Jade Regent: Tide of Honor


My family’s sword Masaru muses as he contemplates the katana. I must learn how to better use this, on my honor. My hack and slashes were not good enough. Oberon can help me with this endeavor!

The tengu and the Tian face off. Oberon wielding the newly repaired Whispering Shrike and Masura brandishing Suishen.images.jpg

Ting! Clang! “You’re not a barbarian like that Ostog or a thug like Jaalek! Use grace. Flow with Suishen, don’t muscle it. A blade like that needs a bit of finesse. Try again.”

The two growing friends close in on each other and trade blows. The whole time, the tengu with his innate ability with blades, giving Masaru pointers and tips. As the hours and days go by as they wait for Sandru’s caravan at Ravenscraeg Masaru’s skills grow with the katana to the point that the blade is like an extension of his own arm.

This feels good. The former Sczarni thug thinks. _A sense of purpose. Skill. Not just brutal beatings but something elegant…

“Hey! I wanna play!” the giant of a man, Bjorn cajoles.

Oberon rolls his eyes, “I guess the caravan has arrived.”

“Should I humor the oaf?” Masaru queries the wise tengu.

“I think it is the only way.”

“Okay big guy,” Masaru taunts. “Loser has eat a dose of Braedo’s Shoanti barbarian chew.”

“Your on little man!” replies the Ulfen. “Wait, you’re not that little…!” Then he lifts his hammer and swings at the smaller Varisian-Tian, who deftly ducks and ripostes with a slice, missing the large belly in front of him.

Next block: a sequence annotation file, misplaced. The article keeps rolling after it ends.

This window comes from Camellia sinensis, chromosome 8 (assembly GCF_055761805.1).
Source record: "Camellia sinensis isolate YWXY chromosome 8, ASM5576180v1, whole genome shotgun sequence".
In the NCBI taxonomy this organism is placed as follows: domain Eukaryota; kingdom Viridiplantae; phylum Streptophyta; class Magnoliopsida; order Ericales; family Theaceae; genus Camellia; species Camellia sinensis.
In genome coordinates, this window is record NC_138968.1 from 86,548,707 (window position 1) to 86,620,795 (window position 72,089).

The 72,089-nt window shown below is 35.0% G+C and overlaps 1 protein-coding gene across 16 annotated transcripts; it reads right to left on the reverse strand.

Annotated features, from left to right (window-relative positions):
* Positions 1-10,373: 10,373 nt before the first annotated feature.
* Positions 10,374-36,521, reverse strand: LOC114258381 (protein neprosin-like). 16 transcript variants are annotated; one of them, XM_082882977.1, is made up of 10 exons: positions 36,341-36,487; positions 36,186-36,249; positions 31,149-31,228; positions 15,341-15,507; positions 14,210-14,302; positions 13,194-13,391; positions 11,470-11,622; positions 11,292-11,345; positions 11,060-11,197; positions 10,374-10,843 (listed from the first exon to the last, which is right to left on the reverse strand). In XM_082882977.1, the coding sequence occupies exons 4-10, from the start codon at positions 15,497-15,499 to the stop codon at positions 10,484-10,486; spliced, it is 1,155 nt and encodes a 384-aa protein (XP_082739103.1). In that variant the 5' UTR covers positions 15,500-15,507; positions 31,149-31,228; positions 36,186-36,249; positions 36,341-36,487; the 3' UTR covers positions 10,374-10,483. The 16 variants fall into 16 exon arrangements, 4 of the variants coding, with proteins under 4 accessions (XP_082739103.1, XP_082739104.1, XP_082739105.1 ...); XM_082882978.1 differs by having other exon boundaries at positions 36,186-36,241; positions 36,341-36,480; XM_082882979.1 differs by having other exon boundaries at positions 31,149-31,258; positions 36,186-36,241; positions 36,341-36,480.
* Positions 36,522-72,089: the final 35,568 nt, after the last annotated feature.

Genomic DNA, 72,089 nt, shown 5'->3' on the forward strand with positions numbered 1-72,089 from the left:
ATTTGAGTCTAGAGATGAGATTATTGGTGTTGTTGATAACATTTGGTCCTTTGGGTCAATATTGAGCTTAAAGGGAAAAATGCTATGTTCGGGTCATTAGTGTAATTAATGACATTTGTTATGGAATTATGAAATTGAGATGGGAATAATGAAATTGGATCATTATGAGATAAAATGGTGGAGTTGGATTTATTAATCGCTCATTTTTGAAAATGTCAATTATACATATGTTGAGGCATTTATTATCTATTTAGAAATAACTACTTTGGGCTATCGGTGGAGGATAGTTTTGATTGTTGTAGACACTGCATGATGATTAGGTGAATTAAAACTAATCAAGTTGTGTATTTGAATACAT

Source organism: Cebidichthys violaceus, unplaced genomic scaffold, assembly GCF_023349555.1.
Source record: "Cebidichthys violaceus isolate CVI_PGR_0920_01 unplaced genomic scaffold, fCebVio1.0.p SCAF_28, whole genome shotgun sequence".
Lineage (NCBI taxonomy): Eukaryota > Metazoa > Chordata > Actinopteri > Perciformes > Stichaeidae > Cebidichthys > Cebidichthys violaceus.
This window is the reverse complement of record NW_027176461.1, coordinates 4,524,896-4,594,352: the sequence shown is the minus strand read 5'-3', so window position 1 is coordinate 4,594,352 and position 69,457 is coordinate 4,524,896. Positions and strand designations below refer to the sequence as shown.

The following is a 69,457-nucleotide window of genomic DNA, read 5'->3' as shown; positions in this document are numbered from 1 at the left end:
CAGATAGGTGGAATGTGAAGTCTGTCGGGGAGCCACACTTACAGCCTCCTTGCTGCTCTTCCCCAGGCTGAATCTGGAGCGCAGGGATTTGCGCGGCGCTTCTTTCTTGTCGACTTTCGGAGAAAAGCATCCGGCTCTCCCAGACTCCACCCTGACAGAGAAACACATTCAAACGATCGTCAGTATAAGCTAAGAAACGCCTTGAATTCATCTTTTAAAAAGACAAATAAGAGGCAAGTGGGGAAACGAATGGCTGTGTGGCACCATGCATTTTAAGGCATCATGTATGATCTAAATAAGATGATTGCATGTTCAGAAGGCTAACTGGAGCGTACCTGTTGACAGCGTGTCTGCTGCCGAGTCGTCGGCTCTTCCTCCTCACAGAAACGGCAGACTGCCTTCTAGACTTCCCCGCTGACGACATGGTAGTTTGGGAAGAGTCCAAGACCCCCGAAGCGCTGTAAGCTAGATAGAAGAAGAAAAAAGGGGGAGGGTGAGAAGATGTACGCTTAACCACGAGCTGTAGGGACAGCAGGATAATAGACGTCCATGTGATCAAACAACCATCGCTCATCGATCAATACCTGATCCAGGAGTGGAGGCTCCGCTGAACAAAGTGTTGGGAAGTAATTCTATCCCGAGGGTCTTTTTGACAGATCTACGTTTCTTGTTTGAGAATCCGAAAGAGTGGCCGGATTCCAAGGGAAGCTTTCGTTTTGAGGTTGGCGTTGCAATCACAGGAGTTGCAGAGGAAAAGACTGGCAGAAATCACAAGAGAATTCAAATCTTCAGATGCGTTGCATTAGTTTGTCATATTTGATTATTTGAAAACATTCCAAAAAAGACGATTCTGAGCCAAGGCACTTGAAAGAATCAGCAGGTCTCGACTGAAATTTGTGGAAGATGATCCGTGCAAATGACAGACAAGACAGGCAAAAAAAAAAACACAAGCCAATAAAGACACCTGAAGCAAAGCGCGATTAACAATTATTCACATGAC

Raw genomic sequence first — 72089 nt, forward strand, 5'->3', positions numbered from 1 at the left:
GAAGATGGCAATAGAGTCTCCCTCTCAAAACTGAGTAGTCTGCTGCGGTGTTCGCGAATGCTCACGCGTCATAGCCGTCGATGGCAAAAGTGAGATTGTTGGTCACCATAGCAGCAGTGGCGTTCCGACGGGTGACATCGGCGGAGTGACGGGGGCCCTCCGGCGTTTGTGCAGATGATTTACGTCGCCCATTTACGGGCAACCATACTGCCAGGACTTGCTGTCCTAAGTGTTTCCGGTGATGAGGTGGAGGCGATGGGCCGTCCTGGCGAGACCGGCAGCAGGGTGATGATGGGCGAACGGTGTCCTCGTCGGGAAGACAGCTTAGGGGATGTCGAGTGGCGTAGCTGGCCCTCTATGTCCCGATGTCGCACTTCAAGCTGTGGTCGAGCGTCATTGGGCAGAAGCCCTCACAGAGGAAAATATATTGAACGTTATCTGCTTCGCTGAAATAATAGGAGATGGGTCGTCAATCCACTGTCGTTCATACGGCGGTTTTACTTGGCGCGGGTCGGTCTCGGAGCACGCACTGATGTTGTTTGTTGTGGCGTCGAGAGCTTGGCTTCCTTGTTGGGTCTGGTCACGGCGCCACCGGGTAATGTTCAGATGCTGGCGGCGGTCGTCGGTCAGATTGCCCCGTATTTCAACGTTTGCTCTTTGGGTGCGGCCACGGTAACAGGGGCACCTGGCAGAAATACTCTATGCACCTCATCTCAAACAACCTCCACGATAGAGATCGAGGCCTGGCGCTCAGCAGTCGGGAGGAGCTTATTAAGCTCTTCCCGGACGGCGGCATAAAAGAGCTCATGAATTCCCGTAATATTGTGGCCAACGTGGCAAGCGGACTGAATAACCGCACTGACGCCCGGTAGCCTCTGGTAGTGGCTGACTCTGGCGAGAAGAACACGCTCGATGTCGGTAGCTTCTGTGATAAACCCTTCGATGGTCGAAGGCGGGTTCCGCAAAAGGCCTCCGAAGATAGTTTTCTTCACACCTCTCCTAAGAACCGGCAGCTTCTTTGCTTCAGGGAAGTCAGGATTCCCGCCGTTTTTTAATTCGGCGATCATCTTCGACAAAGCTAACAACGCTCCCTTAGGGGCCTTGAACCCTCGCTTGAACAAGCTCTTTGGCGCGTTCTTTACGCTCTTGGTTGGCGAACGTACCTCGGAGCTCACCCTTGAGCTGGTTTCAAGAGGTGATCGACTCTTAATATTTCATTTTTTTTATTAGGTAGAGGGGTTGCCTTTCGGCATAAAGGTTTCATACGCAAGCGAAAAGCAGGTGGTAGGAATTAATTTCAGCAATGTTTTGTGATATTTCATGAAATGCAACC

“You’re quicker than you’d expect for a man of your size.”

The Search

At first, Kade wouldn’t stop looking. He knew he was upsetting Oberon and Masaru by insisting on searching through their bags for the fifth time. He knew that Helgarvel didn’t want to be turned upside down again and shaken. He knew that Bjorn and Cheng-Lu and Ravik were all eager, for their own reasons, to be journeying on to Ravenscrag.

But he couldn’t stop looking.

She had to be here somewhere.

When the sun set, the ones with darkvision kept looking for Kade. That was very kind of them. Eventually, Kade realized it was too kind. Tessa was gone. Where, and how, he had no idea. Something to do with the Shadowlands, maybe. Something to do with Tian Xia.